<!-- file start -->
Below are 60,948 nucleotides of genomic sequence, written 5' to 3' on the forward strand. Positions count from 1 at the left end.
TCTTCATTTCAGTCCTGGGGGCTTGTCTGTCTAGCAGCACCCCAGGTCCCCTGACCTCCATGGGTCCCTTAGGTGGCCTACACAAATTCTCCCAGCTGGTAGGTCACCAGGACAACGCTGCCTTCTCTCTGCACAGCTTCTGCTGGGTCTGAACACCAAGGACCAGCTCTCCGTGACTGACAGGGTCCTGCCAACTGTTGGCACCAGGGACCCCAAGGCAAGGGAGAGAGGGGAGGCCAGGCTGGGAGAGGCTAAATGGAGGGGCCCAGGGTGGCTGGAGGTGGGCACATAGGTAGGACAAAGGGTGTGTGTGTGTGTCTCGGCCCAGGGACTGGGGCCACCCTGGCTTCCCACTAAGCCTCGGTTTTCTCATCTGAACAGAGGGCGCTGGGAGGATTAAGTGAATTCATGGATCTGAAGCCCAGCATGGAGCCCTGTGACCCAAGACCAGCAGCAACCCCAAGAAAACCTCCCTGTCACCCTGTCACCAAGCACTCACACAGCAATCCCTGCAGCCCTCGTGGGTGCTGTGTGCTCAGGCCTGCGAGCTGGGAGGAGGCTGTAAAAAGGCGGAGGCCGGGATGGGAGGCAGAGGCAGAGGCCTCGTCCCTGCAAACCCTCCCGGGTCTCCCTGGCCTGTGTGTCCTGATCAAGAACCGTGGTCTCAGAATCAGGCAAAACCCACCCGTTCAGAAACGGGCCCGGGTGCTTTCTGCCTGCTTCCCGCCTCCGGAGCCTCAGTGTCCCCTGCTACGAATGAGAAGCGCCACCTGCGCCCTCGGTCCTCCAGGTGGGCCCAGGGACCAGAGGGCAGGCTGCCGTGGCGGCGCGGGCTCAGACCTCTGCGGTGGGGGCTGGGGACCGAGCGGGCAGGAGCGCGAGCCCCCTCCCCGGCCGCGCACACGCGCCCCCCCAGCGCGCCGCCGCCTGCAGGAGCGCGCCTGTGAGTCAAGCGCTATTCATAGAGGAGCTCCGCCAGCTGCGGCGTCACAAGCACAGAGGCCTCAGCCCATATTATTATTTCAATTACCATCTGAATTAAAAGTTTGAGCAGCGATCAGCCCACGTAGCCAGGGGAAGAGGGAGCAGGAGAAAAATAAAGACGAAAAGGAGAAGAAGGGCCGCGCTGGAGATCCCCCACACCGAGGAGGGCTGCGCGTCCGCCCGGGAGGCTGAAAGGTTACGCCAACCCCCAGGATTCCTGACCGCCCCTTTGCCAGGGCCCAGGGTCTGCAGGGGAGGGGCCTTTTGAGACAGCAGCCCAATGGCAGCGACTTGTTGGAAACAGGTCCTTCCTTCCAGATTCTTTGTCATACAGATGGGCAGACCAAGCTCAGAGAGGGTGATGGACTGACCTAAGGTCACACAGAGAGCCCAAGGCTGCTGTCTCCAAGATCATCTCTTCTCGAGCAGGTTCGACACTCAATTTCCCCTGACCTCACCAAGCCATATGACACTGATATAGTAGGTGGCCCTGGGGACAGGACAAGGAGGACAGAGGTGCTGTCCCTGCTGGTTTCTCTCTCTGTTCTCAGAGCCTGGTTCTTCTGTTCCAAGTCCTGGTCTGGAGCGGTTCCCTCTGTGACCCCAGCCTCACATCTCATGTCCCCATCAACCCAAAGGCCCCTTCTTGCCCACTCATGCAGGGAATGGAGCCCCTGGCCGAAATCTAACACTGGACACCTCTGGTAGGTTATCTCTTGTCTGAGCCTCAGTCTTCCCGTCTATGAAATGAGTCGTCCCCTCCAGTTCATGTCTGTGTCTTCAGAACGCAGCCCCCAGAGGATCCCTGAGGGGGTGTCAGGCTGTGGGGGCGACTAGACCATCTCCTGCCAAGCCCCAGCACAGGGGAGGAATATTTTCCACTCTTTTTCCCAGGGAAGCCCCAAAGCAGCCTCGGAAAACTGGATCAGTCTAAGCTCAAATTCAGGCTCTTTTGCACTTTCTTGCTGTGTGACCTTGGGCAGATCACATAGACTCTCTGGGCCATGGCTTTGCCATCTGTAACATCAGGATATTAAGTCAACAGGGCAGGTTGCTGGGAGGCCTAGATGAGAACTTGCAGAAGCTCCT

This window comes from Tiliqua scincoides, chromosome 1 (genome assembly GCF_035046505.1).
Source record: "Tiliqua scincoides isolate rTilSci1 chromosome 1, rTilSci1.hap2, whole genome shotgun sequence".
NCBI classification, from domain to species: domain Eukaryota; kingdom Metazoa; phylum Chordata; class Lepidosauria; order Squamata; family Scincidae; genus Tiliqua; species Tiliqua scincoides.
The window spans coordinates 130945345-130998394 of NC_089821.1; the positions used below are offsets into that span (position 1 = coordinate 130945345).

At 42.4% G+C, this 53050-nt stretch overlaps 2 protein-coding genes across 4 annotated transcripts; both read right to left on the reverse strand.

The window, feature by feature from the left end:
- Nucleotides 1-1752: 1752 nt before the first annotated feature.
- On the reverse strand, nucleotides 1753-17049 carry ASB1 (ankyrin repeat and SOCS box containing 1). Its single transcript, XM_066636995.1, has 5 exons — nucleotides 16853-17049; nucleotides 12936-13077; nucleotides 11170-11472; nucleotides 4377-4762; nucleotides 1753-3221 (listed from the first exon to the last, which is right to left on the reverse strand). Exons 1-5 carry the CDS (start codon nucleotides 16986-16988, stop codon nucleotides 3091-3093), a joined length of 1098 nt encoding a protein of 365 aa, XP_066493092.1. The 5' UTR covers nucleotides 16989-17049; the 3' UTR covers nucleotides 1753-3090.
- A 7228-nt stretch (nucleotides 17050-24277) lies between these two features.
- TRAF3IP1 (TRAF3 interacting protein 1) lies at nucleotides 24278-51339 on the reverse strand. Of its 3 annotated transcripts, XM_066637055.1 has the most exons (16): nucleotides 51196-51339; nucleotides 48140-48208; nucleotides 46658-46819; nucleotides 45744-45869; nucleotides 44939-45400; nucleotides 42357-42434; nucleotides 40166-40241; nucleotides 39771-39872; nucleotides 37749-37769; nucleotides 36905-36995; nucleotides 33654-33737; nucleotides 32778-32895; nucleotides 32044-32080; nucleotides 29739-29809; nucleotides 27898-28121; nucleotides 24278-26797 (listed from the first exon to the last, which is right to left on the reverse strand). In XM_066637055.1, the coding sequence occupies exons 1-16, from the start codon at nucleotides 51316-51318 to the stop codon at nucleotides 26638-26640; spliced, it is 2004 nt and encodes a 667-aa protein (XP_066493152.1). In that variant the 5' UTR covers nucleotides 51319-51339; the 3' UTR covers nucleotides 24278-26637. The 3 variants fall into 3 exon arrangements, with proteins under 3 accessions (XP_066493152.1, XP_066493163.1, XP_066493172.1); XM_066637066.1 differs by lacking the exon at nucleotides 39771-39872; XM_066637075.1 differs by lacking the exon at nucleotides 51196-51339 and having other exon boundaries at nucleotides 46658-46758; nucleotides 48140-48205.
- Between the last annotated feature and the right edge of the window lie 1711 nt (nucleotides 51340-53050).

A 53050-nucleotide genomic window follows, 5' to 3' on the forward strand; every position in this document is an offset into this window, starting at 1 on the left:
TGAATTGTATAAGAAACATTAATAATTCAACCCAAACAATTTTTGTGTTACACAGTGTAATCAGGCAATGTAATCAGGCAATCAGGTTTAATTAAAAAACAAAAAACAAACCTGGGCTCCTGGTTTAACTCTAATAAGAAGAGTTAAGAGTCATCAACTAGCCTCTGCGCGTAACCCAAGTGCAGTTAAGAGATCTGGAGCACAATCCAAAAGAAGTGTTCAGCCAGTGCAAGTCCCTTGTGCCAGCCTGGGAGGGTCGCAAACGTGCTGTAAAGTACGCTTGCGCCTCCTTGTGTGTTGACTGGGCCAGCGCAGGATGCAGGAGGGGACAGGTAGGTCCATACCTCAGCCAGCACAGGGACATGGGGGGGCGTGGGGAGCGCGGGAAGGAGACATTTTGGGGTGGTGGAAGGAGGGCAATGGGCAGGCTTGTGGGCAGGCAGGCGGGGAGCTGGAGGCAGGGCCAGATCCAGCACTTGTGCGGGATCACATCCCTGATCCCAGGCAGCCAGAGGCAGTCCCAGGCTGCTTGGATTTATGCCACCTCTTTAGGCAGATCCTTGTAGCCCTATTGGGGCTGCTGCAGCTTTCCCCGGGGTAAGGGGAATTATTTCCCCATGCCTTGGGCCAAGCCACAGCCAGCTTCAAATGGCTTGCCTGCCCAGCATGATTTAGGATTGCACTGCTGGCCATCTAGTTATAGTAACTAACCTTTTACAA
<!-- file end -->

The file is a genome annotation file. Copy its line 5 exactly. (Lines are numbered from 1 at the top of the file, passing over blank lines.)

NCBI classification, from domain to species: domain Eukaryota; kingdom Metazoa; phylum Chordata; class Lepidosauria; order Squamata; family Scincidae; genus Tiliqua; species Tiliqua scincoides.